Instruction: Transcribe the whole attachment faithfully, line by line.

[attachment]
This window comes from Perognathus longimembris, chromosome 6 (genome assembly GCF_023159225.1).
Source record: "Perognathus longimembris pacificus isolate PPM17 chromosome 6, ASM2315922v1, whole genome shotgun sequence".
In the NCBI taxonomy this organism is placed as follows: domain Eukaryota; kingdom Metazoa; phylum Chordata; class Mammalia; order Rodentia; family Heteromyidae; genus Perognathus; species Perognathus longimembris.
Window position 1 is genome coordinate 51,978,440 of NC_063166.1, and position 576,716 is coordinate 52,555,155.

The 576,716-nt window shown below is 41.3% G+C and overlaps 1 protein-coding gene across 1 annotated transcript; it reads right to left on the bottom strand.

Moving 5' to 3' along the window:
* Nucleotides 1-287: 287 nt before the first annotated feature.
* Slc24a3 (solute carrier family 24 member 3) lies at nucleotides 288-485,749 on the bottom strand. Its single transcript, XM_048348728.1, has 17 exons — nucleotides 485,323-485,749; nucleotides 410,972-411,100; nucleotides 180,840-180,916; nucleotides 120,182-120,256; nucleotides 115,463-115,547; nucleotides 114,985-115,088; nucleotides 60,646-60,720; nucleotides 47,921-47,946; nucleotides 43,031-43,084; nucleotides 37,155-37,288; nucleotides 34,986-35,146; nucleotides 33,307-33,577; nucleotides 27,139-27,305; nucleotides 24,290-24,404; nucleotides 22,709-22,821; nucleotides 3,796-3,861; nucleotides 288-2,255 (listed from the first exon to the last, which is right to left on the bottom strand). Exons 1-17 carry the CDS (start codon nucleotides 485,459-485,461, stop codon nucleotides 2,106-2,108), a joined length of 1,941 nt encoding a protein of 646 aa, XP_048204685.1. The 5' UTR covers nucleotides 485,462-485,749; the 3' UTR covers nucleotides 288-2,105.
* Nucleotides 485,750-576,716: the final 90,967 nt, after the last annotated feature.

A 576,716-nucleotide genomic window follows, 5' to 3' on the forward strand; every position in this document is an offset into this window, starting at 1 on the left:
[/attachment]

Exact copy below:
This window comes from Perognathus longimembris, chromosome 6 (genome assembly GCF_023159225.1).
Source record: "Perognathus longimembris pacificus isolate PPM17 chromosome 6, ASM2315922v1, whole genome shotgun sequence".
In the NCBI taxonomy this organism is placed as follows: domain Eukaryota; kingdom Metazoa; phylum Chordata; class Mammalia; order Rodentia; family Heteromyidae; genus Perognathus; species Perognathus longimembris.
Window position 1 is genome coordinate 51,978,440 of NC_063166.1, and position 576,716 is coordinate 52,555,155.

The 576,716-nt window shown below is 41.3% G+C and overlaps 1 protein-coding gene across 1 annotated transcript; it reads right to left on the bottom strand.

Moving 5' to 3' along the window:
* Nucleotides 1-287: 287 nt before the first annotated feature.
* Slc24a3 (solute carrier family 24 member 3) lies at nucleotides 288-485,749 on the bottom strand. Its single transcript, XM_048348728.1, has 17 exons — nucleotides 485,323-485,749; nucleotides 410,972-411,100; nucleotides 180,840-180,916; nucleotides 120,182-120,256; nucleotides 115,463-115,547; nucleotides 114,985-115,088; nucleotides 60,646-60,720; nucleotides 47,921-47,946; nucleotides 43,031-43,084; nucleotides 37,155-37,288; nucleotides 34,986-35,146; nucleotides 33,307-33,577; nucleotides 27,139-27,305; nucleotides 24,290-24,404; nucleotides 22,709-22,821; nucleotides 3,796-3,861; nucleotides 288-2,255 (listed from the first exon to the last, which is right to left on the bottom strand). Exons 1-17 carry the CDS (start codon nucleotides 485,459-485,461, stop codon nucleotides 2,106-2,108), a joined length of 1,941 nt encoding a protein of 646 aa, XP_048204685.1. The 5' UTR covers nucleotides 485,462-485,749; the 3' UTR covers nucleotides 288-2,105.
* Nucleotides 485,750-576,716: the final 90,967 nt, after the last annotated feature.

A 576,716-nucleotide genomic window follows, 5' to 3' on the forward strand; every position in this document is an offset into this window, starting at 1 on the left: